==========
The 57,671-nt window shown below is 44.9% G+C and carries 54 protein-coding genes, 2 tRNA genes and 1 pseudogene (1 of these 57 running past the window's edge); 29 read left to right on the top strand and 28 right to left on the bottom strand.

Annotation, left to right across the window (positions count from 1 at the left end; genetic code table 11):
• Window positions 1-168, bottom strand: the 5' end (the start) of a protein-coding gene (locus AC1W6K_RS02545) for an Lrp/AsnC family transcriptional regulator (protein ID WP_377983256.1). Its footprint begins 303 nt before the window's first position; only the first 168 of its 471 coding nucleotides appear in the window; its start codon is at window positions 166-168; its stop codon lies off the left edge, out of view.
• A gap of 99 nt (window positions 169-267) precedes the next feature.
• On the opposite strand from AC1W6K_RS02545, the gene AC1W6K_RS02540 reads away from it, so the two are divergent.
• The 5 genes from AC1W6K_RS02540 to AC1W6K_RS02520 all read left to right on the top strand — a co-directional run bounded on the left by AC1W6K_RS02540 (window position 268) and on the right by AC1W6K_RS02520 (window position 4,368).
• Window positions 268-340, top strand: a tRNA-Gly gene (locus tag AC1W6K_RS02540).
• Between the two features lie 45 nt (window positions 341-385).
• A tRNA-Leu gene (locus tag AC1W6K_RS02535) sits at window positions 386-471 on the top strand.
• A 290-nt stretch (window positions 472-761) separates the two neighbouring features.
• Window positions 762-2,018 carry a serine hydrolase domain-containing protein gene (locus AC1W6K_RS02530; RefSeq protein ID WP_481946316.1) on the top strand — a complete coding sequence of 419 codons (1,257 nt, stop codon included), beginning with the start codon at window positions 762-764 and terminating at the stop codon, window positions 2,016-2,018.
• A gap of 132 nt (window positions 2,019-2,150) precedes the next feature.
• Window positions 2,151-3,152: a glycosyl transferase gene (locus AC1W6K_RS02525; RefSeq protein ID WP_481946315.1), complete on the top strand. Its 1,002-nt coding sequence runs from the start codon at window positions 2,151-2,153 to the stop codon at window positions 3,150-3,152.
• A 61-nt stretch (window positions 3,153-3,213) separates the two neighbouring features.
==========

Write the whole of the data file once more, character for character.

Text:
The 57,671-nt window shown below is 44.9% G+C and carries 54 protein-coding genes, 2 tRNA genes and 1 pseudogene (1 of these 57 running past the window's edge); 29 read left to right on the top strand and 28 right to left on the bottom strand.

Annotation, left to right across the window (positions count from 1 at the left end; genetic code table 11):
• Window positions 1-168, bottom strand: the 5' end (the start) of a protein-coding gene (locus AC1W6K_RS02545) for an Lrp/AsnC family transcriptional regulator (protein ID WP_377983256.1). Its footprint begins 303 nt before the window's first position; only the first 168 of its 471 coding nucleotides appear in the window; its start codon is at window positions 166-168; its stop codon lies off the left edge, out of view.
• A gap of 99 nt (window positions 169-267) precedes the next feature.
• On the opposite strand from AC1W6K_RS02545, the gene AC1W6K_RS02540 reads away from it, so the two are divergent.
• The 5 genes from AC1W6K_RS02540 to AC1W6K_RS02520 all read left to right on the top strand — a co-directional run bounded on the left by AC1W6K_RS02540 (window position 268) and on the right by AC1W6K_RS02520 (window position 4,368).
• Window positions 268-340, top strand: a tRNA-Gly gene (locus tag AC1W6K_RS02540).
• Between the two features lie 45 nt (window positions 341-385).
• A tRNA-Leu gene (locus tag AC1W6K_RS02535) sits at window positions 386-471 on the top strand.
• A 290-nt stretch (window positions 472-761) separates the two neighbouring features.
• Window positions 762-2,018 carry a serine hydrolase domain-containing protein gene (locus AC1W6K_RS02530; RefSeq protein ID WP_481946316.1) on the top strand — a complete coding sequence of 419 codons (1,257 nt, stop codon included), beginning with the start codon at window positions 762-764 and terminating at the stop codon, window positions 2,016-2,018.
• A gap of 132 nt (window positions 2,019-2,150) precedes the next feature.
• Window positions 2,151-3,152: a glycosyl transferase gene (locus AC1W6K_RS02525; RefSeq protein ID WP_481946315.1), complete on the top strand. Its 1,002-nt coding sequence runs from the start codon at window positions 2,151-2,153 to the stop codon at window positions 3,150-3,152.
• A 61-nt stretch (window positions 3,153-3,213) separates the two neighbouring features.